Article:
Bulletin 2, 1996
Project Design Update
Figure 13: Revised Excavation design, 1996.
The principal aim of the research programme is to find, define, and try to understand the society, politics and economy of the northern Picts, in the context of the great formative changes of 5-8th century Europe (see Bulletin 1). The proposed method is to excavate the sequence at Tarbat, which appears to embrace the period in question, and compare it with other sites on Tarbat Ness and in the region of the Moray Firthland. However it is apparent that the Tarbat site has other periods, both earlier and later, to offer the researcher; and that these other periods (the late Iron Age and the Medieval) have much to contribute to our understanding of the Christian Picts. In practice, the definition and dating of the key cultural episodes requires the period of study to be lengthened. Although much will ultimately rely on radiocarbon dating, the depth of stratification on Int 14 (the Glebe Field site) does present an unusual opportunity to dig up an ordered sequence, several centuries in duration. Our hope and expectation is to define the material culture which signals the late Iron Age, early Medieval, Medieval and post-Medieval transitions in Easter Ross.
Accordingly, the project design has been restructured to provide a new archaeology programme effective from April 1997. This supercedes the programme published in Bulletin 1, 47-58.
The site of Tarbat Old Church is an important medieval building, and is also likely to contain evidence for the ecclesiastical centre of a probable Pictish monastery. Since the project includes the development of the church site as a Museum, the opportunity for archaeological investigation should be seized.
- Excavation of the crypt floor. Any strata remaining above the subsoil are to be recorded. There is a slight possibility that negative features (for example graves) might remain from the earliest periods.
- Excavation of the nave and part of the north aisle. Expected here are (a) a sample of medieval burials dating up to 1600 AD; and (b) elucidation of the sequence of construction for the earliest church(es), the crypt and the north aisle.
- Record of the upstanding fabric of the church, with especial attention to the sequence embodied in the west end. This will combine the work of the Royal Commission for Ancient and Historical Monuments of Scotland, of Fred Geddes (Architect) and new archaeological recording as necessary.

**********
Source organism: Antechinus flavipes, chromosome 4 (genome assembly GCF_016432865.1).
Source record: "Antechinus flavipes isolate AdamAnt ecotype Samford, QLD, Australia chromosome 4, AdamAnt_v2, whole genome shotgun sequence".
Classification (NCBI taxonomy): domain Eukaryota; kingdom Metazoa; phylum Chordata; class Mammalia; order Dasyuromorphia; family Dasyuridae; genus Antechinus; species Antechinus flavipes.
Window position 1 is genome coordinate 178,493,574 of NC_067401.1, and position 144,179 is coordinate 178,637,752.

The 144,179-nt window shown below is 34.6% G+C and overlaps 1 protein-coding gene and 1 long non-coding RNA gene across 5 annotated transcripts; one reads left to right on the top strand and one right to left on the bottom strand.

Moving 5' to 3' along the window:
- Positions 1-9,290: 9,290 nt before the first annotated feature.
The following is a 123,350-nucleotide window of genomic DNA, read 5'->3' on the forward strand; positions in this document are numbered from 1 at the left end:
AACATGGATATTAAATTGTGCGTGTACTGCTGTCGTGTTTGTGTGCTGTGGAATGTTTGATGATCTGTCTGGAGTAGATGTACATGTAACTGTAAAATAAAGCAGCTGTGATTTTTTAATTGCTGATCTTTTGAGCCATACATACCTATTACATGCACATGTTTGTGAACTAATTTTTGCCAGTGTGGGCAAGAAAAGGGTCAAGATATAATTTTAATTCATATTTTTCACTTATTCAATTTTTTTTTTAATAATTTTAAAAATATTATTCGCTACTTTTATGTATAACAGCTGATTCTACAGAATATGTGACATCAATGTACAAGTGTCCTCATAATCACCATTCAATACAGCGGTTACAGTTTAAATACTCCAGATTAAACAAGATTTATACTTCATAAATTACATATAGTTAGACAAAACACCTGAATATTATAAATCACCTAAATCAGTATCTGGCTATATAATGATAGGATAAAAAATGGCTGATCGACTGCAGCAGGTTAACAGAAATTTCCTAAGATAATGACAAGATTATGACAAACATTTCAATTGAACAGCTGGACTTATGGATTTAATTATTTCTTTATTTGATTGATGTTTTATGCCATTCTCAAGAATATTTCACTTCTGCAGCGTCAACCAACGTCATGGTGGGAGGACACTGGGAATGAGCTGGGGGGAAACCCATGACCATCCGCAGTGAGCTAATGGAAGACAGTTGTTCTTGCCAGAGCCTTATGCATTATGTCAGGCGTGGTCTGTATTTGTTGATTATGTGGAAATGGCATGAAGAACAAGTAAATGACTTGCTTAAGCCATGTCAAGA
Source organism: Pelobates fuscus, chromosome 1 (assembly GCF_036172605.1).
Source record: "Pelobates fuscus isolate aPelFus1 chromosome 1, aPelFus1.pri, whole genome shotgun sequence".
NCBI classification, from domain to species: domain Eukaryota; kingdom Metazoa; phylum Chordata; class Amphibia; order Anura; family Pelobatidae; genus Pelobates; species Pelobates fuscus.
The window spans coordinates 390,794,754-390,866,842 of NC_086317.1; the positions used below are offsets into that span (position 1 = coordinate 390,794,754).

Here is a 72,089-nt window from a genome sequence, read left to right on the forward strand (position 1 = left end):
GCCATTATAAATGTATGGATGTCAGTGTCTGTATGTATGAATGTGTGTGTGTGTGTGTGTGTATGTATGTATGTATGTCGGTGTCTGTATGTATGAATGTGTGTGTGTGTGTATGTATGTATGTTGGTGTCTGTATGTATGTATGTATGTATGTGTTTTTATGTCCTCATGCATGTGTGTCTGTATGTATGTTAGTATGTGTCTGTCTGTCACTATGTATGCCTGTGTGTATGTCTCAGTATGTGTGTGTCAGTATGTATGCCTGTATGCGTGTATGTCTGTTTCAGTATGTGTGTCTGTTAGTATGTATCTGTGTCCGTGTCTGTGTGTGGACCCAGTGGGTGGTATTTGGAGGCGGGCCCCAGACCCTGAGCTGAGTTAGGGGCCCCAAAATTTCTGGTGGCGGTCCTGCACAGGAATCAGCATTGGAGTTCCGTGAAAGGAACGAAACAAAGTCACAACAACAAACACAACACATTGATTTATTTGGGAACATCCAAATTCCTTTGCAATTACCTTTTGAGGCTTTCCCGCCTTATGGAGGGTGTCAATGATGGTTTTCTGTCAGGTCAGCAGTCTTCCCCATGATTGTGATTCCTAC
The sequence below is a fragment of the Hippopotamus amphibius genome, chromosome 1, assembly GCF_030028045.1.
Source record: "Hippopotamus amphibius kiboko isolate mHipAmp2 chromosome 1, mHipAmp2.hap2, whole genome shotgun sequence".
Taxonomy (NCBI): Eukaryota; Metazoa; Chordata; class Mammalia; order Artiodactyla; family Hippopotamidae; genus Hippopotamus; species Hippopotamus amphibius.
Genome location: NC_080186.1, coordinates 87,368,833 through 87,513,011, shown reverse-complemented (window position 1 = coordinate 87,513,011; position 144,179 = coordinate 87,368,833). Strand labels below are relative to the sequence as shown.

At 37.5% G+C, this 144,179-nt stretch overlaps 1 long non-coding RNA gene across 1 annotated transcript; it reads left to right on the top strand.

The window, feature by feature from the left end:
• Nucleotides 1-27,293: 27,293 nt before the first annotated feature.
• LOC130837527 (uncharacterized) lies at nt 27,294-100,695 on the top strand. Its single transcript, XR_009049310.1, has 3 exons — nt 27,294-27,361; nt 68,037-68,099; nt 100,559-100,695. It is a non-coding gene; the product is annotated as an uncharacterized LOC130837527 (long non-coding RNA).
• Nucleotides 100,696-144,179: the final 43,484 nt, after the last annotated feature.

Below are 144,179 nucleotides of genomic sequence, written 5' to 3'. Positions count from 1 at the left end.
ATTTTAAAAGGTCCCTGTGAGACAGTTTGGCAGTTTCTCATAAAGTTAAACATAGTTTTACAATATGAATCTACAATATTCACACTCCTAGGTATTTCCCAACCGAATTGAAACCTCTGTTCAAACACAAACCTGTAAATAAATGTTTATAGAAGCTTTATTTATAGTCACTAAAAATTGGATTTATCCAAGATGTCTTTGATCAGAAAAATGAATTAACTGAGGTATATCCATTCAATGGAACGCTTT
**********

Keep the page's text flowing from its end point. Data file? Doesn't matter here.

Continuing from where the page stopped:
- Record of the trenches cut in the graveyard for building development work. At least one major trench is expected to be cut to introduce services to the church in connection with its development as a Display Centre. This will be dug and recorded archaeologically so as to profit by the opportunity to inspect the strata in the graveyard.
Timetable: the work should all be completed before the start of building, scheduled for early summer 1997.
Fine adjustments have been made to the T-shaped transect reported in Bull 1, Fig 17 in order to improve comprehension of the medieval site discovered in the Glebe Field. The revised area is seen in Fig 16.
The sector in the Glebe Field holds at least 400mm of stratified deposit, which represent the most promising sequence yet contacted for the history of the middle ages in the region. It will need to be excavated at high precision (Level D/E) and is likely to take 2-4 full seasons.
The proposed survey of Portmahomack has been augmented to include the area of Tarbat Ness. Here the targets include sites and the environmental and agricultural sequence in all periods.
A Reconnaissance stage which includes plotting of SMR and RCAHMS information on a data-base will be followed by targeted evaluations on selected sites, for example:
- Port 'a Chait - possible harbour.
- Blar 'a Cath- battlefield placename.
- Wilkhaven - harbour.
- Bindal Muir - undated building.
- Hilton - "Roman" site.
- Bindal coast caves and landing places.
- Ballone Mill.
- Potmahomack Chapels.Balnabruach Chapel.
- Cnoc Tigh broch.
- Teampall-Earach chapel.
- Tarrel fort.
- Cadboll cropmarks.
- Cadboll Chapel.
- Hilton of Cadboll, Chapel and adjacent site.
- Balintore, burials.
- Inver, hydrology and landing places.
In parallel with the Tarbat project, a programme is being initiated which will explore the Moray Firth territory in the Early Historic period, and provide the Tarbat site with its context. This will include:
- Stage 1: Reconnaissance
- The collection and mapping of all aerial photographs generated by the Moray aerial survey (Jones, Keillar and Maude 1993) and elsewhere.
- Additional targeted flying, when conditions are right.
- Mapping from finds-spots, sculpture, place-names.
- Geological mapping to determine the changing configuration of the coastline and inland water.
- Stage 2: Evaluation
- A list of target areas for evaluation is in preparation; it is intended to include a number of sites in the area of the Moray, Cromarty and Dornoch Firths which are potentially of early medieval date.
- Stage 3: Strategy
- This can be put together on completion of all or some of the evaluation exercises. The strategy would be expected to include:
- A Research Programme, including major and minor excavation projects, study of sculpture and other materials. Many of these projects (like the small scale evaluations) could be achieved by student contributions at BA/BSc, MA/MSc and DPhil level.
- A Management programme, including recommended protection for sites, recommended surveys for management purposes and presentation/education proposals.
Last updated 10 October, 2003.